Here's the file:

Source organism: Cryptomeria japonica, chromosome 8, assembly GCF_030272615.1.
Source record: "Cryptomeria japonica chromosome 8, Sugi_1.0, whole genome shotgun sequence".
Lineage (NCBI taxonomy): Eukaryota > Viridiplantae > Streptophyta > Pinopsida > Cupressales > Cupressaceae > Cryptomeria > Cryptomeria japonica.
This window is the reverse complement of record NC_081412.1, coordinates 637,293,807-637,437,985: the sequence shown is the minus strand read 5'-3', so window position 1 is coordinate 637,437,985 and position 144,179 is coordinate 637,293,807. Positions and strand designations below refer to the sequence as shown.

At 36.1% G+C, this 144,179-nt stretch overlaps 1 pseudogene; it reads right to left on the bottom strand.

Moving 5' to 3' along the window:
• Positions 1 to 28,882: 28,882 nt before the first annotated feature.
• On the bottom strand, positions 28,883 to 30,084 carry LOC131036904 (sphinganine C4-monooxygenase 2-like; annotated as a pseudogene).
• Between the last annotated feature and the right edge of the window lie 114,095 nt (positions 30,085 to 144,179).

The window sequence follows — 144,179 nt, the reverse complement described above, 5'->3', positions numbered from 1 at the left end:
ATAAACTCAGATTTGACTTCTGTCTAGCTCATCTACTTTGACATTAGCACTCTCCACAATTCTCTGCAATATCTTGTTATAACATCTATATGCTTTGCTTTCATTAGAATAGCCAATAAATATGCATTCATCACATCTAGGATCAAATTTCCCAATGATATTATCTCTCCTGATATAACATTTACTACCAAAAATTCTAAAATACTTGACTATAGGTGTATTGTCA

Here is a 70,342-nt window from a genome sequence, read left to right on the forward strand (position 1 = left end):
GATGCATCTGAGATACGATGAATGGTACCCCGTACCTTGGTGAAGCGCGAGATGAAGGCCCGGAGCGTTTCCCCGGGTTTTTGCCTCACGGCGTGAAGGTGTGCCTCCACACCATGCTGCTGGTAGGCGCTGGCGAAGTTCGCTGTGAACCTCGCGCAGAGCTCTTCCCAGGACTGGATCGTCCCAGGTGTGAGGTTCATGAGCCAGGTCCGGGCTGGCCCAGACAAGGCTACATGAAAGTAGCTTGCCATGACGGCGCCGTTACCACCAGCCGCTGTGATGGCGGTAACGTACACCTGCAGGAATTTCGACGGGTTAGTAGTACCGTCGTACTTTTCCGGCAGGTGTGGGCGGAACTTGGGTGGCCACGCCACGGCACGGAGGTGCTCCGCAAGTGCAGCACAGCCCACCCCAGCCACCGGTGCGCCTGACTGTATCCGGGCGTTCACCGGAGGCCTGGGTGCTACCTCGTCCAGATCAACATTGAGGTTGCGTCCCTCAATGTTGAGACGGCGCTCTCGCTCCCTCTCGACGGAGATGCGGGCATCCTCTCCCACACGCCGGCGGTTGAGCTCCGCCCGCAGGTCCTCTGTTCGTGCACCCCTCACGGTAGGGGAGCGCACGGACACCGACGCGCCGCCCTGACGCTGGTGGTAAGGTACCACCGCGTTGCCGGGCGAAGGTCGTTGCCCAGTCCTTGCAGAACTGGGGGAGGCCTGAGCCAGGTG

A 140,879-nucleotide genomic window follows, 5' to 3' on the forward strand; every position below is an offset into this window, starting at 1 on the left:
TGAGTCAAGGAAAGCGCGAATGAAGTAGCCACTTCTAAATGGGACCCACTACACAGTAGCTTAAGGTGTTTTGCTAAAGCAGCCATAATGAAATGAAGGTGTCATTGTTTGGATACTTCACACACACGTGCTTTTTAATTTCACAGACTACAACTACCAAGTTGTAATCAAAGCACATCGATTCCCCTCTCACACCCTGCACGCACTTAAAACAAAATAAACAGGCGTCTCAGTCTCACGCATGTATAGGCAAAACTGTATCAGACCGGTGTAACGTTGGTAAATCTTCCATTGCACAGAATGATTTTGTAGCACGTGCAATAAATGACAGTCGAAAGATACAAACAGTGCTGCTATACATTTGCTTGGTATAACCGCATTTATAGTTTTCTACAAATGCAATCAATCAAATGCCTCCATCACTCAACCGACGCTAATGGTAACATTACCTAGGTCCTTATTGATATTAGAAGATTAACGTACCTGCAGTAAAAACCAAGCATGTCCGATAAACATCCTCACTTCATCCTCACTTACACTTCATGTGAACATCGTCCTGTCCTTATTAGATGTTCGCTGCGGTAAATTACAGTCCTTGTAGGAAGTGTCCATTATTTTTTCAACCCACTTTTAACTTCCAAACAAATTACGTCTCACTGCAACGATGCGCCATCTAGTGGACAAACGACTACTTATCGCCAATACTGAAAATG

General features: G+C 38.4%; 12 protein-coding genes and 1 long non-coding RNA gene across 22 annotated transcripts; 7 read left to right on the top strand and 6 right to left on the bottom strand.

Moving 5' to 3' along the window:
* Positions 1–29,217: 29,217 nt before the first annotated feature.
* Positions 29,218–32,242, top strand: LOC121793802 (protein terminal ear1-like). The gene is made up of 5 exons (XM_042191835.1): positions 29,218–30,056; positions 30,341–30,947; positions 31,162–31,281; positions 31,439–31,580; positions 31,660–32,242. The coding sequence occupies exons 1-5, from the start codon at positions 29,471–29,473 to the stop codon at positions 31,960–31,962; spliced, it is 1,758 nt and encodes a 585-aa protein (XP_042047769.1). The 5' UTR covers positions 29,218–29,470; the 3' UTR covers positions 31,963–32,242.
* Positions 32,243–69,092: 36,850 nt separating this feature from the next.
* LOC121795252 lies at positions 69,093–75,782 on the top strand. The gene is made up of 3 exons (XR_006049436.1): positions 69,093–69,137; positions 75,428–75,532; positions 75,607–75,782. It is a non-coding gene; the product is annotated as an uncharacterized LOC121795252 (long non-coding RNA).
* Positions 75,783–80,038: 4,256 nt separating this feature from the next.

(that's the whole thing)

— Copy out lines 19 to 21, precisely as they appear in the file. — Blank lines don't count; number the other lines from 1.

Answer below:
* Positions 29,218–32,242, top strand: LOC121793802 (protein terminal ear1-like). The gene is made up of 5 exons (XM_042191835.1): positions 29,218–30,056; positions 30,341–30,947; positions 31,162–31,281; positions 31,439–31,580; positions 31,660–32,242. The coding sequence occupies exons 1-5, from the start codon at positions 29,471–29,473 to the stop codon at positions 31,960–31,962; spliced, it is 1,758 nt and encodes a 585-aa protein (XP_042047769.1). The 5' UTR covers positions 29,218–29,470; the 3' UTR covers positions 31,963–32,242.
* Positions 32,243–69,092: 36,850 nt separating this feature from the next.
* LOC121795252 lies at positions 69,093–75,782 on the top strand. The gene is made up of 3 exons (XR_006049436.1): positions 69,093–69,137; positions 75,428–75,532; positions 75,607–75,782. It is a non-coding gene; the product is annotated as an uncharacterized LOC121795252 (long non-coding RNA).